April 23, 2024

Longest Gestation In A Mammal Could Have A New Contender

The record for longest gestation in a mammal – that is, how long it takes to cook up a baby – has a curious new contender, as a new study on bowhead whales has revealed their bloodwork indicates they could be pregnant for up to two years. However, whether this topples the African elephant for the longest gestation (at 22 months) is up for question, as it may be that the whales aren’t actually pregnant, but employing some physiological tactics for growing the best offspring at the best time.

Before we dive into the mysterious world of whale reproduction, it’s perhaps worth touching on why the length of pregnancy differs from the length of gestation.  

“Gestation is the period of time between conception and birth – when an embryo/fetus develops within the uterus of a female mammal,” explained lead of the new study, Nadine Lysiak, to IFLScience. “In humans, the gestation length is 38 weeks.”

“In humans, gestation length is ~ 2 weeks less than pregnancy length because ovulation and conception occurs ~ 2 weeks into the menstrual cycle.  In wild mammals, we focus on gestation period.”

One way in which you can measure gestation in wild animals is by looking at their bloodwork, as we know that certain hormones will be higher during gestation, such as progesterone. For bowhead whales (Balaena mysticetus), this has been difficult to establish as they spend very little time at the surface, but estimates have put their gestation period at around 14 months.

However, that’s been thrown out following research that monitored 10 female bowhead whales from the Canada-west Greenland population. Three of the group were immature and had routinely low progesterone levels, but the seven adults had high levels for a staggeringly long time.

“On its face, our findings show that bowhead whales have progesterone elevations for 23.5 months on average – beating the gestational period of elephants,” continued Lysiak. “It was really exciting to see the extended progesterone peaks in bowhead baleen – it was not what we expected.”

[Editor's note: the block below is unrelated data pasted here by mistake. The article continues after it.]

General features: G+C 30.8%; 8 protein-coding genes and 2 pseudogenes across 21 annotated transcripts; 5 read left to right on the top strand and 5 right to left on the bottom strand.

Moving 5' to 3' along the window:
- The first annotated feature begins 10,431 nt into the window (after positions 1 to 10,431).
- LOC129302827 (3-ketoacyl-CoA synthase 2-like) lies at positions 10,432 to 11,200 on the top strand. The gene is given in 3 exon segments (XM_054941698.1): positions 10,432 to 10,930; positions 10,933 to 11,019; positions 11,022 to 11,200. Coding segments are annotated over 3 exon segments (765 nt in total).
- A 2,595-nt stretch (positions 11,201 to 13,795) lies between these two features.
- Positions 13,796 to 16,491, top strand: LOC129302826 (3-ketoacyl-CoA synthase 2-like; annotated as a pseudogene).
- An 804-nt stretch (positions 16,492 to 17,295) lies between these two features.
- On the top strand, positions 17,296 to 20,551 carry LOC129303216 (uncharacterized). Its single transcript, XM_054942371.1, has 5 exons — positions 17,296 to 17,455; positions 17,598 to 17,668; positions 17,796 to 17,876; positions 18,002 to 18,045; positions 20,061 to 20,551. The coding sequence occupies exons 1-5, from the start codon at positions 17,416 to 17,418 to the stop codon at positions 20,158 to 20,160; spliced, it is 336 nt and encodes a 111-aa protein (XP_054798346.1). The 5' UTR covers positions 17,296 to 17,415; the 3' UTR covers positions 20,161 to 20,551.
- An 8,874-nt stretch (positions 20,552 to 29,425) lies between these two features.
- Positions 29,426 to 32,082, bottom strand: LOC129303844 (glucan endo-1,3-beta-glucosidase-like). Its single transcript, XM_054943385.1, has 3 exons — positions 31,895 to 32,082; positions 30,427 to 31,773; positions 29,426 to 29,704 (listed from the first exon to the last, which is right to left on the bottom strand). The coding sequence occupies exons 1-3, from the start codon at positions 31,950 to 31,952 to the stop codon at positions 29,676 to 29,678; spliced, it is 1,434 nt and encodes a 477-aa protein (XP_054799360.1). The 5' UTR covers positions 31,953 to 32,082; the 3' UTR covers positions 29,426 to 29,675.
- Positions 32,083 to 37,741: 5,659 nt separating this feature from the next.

If this remarkable length of progesterone elevation is indeed indicative of the time spent growing bowhead calves, it would make for the longest known gestation of any mammal on Earth. However, there are some other possible explanations as to why the pregnancy hormones were so high for so long.

“In the paper we explore some evidence from field observations (from subsistence whaling) that suggest bowhead whales aren’t actually pregnant for ~ 2 years,” said Lysiak. “We explored a few hypotheses for how to define gestation when looking at baleen progesterone levels as well as reasons why progesterone might be elevated in baleen in advance of gestation. This includes estrous periods with elevated progesterone or delayed implantation.”

Progesterone wasn’t the only raised level in these whales, and some of the spikes in glucocorticoids including cortisol or corticosterone may be an indicator of stress rather than pregnancy. Furthermore, it’s possible that the raised progesterone is the result of females experiencing sequential ovulations.

As an adaptation, sequential ovulation could increase bowhead females’ fitness for Arctic conditions where the environment can be unpredictable. They’re a polyandrous species, meaning females mate with many males across a single breeding season, so releasing multiple eggs could give them options as to the “best” sperm to bring into the next generation.

More research is needed to clear up some of the unknowns about the sex lives of these solitary animals, but it’s a fascinating insight into how whales took the mammalian form and ran with it to make themselves the best fit for a marine environment.

The study is published in Royal Society Open Science.

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